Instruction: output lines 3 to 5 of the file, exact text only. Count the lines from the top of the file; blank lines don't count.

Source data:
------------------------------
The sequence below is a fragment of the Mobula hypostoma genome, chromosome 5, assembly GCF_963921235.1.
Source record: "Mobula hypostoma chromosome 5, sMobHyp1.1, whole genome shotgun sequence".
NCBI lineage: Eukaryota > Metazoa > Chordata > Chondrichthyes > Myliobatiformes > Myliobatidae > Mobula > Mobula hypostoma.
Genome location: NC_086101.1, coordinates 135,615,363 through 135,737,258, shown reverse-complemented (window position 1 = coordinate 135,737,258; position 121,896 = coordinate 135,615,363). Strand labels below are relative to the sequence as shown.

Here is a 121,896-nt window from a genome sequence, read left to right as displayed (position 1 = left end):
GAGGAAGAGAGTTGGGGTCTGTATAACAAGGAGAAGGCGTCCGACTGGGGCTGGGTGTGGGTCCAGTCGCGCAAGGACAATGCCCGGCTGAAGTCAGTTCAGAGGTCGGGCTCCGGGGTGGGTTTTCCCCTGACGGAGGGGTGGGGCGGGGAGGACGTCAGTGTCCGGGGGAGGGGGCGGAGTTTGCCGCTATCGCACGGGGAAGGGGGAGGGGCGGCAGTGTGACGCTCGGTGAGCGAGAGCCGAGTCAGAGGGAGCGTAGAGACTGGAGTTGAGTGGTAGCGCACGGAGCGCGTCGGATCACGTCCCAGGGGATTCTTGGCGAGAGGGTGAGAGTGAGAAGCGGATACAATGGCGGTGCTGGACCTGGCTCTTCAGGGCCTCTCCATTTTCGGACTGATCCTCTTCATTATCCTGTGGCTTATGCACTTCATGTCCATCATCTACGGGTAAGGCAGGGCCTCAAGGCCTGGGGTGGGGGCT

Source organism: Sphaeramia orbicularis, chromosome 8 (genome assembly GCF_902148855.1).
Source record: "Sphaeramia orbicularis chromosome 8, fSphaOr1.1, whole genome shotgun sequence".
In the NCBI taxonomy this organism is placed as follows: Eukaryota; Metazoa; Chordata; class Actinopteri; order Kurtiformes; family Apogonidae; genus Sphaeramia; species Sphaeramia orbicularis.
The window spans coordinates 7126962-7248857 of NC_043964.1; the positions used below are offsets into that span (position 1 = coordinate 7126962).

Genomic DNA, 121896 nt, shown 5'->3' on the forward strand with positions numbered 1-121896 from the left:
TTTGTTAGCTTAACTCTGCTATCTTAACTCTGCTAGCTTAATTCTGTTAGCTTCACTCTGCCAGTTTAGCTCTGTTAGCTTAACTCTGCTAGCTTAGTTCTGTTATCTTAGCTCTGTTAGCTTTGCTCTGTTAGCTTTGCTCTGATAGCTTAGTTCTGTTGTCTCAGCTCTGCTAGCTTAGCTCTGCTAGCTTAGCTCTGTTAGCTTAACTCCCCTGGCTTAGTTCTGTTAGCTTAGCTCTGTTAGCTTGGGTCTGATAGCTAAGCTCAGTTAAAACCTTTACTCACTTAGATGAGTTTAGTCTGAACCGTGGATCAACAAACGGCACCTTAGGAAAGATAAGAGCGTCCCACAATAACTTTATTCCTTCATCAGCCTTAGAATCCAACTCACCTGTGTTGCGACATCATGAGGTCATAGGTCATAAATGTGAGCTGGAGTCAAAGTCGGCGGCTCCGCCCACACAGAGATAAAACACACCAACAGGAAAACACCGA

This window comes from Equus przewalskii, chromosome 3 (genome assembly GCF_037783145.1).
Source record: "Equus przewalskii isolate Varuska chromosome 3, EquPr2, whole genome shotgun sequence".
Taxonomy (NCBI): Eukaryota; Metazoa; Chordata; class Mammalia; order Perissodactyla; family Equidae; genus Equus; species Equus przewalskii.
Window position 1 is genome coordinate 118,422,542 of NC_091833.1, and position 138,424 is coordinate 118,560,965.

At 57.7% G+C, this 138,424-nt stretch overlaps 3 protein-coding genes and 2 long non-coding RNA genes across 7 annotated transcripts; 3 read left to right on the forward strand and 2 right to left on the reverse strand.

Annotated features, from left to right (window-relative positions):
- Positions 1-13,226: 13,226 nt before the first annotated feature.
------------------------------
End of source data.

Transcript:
NCBI lineage: Eukaryota > Metazoa > Chordata > Chondrichthyes > Myliobatiformes > Myliobatidae > Mobula > Mobula hypostoma.
Genome location: NC_086101.1, coordinates 135,615,363 through 135,737,258, shown reverse-complemented (window position 1 = coordinate 135,737,258; position 121,896 = coordinate 135,615,363). Strand labels below are relative to the sequence as shown.

Here is a 121,896-nt window from a genome sequence, read left to right as displayed (position 1 = left end):